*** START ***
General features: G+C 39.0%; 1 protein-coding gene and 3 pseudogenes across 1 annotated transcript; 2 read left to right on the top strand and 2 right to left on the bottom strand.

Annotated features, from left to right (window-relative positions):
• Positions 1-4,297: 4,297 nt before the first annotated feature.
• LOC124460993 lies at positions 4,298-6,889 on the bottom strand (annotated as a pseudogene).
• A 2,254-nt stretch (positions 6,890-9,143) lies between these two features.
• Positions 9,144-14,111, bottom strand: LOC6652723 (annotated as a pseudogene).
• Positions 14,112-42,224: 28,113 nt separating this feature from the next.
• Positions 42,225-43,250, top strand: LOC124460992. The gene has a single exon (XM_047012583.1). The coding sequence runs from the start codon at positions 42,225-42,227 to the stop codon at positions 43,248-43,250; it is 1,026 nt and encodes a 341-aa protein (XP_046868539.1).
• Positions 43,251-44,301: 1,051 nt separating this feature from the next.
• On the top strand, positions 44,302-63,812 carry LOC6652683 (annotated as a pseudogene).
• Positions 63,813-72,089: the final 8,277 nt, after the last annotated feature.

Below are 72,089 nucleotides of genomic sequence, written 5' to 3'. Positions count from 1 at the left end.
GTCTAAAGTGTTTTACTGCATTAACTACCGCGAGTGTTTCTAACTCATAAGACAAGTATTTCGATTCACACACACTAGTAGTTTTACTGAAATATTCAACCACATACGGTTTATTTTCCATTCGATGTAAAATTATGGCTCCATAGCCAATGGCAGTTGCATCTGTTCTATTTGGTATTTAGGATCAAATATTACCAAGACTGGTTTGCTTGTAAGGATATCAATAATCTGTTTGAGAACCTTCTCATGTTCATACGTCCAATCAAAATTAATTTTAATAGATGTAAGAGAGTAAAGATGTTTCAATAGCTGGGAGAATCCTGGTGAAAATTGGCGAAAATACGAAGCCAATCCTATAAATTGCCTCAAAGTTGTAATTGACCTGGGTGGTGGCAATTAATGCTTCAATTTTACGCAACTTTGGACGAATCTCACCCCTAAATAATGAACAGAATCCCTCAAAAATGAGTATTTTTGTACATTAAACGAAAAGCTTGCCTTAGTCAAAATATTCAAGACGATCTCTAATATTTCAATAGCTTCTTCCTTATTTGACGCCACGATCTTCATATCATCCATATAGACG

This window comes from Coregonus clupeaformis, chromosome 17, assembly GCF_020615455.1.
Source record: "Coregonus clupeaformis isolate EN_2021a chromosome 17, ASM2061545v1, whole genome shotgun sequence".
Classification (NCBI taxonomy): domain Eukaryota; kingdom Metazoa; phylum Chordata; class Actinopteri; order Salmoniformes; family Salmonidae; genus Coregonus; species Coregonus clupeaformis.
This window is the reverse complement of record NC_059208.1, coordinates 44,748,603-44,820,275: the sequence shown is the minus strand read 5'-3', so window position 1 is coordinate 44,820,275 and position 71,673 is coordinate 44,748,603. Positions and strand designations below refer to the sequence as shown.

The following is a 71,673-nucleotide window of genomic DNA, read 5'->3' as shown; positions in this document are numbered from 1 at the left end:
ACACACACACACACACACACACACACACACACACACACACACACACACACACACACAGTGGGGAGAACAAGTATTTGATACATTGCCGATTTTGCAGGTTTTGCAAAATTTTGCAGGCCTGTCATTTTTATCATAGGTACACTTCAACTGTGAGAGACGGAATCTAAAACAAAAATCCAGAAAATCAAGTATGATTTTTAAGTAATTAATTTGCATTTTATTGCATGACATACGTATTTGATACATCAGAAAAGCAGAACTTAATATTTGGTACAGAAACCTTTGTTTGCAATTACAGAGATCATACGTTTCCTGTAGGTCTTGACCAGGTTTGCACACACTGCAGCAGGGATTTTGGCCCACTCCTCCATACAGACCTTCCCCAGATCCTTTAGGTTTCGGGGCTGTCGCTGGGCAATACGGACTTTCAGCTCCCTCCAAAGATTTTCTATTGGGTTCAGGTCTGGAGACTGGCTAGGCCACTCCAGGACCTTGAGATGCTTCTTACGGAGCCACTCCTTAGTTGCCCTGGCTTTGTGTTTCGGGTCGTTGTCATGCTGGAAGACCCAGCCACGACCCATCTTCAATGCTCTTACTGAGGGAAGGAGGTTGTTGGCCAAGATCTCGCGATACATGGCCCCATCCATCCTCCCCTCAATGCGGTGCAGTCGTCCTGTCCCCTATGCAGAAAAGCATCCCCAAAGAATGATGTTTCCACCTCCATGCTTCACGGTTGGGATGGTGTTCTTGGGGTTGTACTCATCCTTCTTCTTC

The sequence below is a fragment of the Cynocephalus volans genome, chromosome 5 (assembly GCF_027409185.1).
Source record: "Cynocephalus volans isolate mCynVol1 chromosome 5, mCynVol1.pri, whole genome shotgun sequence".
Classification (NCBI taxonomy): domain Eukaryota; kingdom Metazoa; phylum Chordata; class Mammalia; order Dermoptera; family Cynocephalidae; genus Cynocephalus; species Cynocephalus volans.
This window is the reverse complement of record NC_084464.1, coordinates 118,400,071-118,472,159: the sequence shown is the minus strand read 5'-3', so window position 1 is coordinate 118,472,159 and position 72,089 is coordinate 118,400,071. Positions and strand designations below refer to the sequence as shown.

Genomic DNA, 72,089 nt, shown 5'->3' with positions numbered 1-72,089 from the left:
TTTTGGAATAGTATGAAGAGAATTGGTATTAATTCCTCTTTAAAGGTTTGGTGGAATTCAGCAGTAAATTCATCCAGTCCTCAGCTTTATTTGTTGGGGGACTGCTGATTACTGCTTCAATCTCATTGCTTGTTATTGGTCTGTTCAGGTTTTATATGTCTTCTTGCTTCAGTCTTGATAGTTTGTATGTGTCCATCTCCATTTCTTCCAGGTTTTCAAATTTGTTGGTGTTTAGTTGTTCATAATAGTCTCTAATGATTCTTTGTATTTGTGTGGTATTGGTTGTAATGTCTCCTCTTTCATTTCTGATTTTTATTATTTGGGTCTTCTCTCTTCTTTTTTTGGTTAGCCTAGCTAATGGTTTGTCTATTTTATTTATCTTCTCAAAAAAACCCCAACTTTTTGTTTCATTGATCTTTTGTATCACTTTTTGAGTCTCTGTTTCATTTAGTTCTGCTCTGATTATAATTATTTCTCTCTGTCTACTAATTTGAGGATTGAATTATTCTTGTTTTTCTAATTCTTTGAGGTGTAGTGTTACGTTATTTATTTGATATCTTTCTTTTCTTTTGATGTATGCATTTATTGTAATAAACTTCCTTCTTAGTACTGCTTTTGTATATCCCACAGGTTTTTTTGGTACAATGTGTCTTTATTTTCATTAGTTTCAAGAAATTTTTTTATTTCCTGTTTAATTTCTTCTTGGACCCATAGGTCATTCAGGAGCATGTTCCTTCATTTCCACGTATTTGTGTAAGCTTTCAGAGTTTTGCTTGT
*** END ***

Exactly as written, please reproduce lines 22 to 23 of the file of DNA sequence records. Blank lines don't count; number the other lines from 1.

Classification (NCBI taxonomy): domain Eukaryota; kingdom Metazoa; phylum Chordata; class Mammalia; order Dermoptera; family Cynocephalidae; genus Cynocephalus; species Cynocephalus volans.
This window is the reverse complement of record NC_084464.1, coordinates 118,400,071-118,472,159: the sequence shown is the minus strand read 5'-3', so window position 1 is coordinate 118,472,159 and position 72,089 is coordinate 118,400,071. Positions and strand designations below refer to the sequence as shown.